sign up log in
Want to go ad-free? Find out how, here.

Treasury says KiwiSaver members need to become more financially literate to shop with their feet and pressure providers to drop their fees

Treasury says KiwiSaver members need to become more financially literate to shop with their feet and pressure providers to drop their fees

Treasury warns there are no incentives for KiwiSaver providers to drop their fees.

Its research indicates neither fee levels nor fund performances affect New Zealanders’ decision-making when selecting KiwiSaver providers. Rather people are swayed by providers’ reputation, branding, trust and convenience.

“This would mean a provider which reduced its fees materially would not be compensated for the loss of fee revenue by an increase in new customers,” says the Treasury report writer, Andreas Heuser.

“This would especially be the case of larger providers as the total lost revenue from reduced fees across a larger number of members would be greater. Providers (especially the larger ones) therefore face few incentives to compete aggressively on fees.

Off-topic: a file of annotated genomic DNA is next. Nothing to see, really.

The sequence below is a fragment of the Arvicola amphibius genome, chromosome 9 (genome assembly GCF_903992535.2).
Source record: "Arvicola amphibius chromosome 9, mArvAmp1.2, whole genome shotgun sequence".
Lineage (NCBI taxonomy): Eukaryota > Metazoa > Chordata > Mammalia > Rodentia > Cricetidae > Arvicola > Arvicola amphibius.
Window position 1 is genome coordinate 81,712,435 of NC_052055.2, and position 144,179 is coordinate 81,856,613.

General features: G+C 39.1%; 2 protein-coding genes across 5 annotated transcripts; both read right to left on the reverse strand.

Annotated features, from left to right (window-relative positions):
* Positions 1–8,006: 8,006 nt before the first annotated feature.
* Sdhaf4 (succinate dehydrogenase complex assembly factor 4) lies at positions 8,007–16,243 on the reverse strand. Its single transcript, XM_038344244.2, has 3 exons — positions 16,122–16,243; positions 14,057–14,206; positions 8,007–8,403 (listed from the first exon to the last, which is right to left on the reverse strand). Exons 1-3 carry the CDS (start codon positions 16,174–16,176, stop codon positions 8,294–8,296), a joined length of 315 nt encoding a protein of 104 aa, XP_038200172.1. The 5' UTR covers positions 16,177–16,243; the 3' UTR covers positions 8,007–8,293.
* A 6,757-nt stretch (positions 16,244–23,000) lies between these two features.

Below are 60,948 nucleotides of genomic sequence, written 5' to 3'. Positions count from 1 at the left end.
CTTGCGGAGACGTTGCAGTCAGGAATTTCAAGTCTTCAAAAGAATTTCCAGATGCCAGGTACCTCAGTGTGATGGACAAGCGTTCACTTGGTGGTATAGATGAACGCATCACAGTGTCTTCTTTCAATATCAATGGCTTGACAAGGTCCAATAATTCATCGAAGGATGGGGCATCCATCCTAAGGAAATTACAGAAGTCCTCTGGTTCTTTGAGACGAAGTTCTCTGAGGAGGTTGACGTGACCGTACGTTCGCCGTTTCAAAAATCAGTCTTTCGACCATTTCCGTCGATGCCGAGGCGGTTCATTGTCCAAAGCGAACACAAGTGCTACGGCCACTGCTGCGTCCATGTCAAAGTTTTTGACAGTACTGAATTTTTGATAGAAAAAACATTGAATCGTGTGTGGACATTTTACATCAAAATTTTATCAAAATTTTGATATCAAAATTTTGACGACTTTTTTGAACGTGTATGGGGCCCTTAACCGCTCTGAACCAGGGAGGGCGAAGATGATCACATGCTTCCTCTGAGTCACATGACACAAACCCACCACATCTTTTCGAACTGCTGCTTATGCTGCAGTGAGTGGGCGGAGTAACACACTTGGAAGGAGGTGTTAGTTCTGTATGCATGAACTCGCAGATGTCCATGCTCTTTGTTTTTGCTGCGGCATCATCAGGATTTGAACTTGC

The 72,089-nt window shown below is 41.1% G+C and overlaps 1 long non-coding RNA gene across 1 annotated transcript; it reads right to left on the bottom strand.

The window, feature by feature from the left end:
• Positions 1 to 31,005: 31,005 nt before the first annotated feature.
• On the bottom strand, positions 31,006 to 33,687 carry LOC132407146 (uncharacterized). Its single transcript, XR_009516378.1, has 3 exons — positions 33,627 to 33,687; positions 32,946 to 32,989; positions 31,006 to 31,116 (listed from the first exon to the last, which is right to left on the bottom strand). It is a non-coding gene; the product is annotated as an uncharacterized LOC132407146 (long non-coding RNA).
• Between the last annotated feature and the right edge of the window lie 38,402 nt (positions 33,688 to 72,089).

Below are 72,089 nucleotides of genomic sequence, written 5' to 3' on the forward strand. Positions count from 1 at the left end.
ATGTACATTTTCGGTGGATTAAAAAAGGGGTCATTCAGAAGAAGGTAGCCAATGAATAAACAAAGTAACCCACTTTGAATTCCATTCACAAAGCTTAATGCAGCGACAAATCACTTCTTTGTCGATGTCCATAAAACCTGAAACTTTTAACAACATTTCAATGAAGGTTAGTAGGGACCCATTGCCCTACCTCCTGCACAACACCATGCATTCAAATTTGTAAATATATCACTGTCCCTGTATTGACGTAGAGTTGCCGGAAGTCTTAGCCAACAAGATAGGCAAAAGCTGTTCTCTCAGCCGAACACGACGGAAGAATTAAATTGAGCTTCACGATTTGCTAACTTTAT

“It is entirely rational for the existing providers to maintain the status quo, in the absence of a consumer base that is willing to switch because of price changes.”

Yet Heuser points out there is in fact room for KiwiSaver providers to drop their fees.

“Improvements and technological advances in monitoring, day to day management and even provision of financial advice should have made the business of funds management more efficient…

“There are also very clear economies of scale in the funds management industry which should be putting downward pressure on costs and therefore fees on a per customer basis.”

At $87 or 0.87% per annum, the average KiwiSaver fund management fee has only changed slightly since KiwiSaver’s inception in 2007. Since then, KiwiSaver has clocked up $32 billion of funds under management (as at March).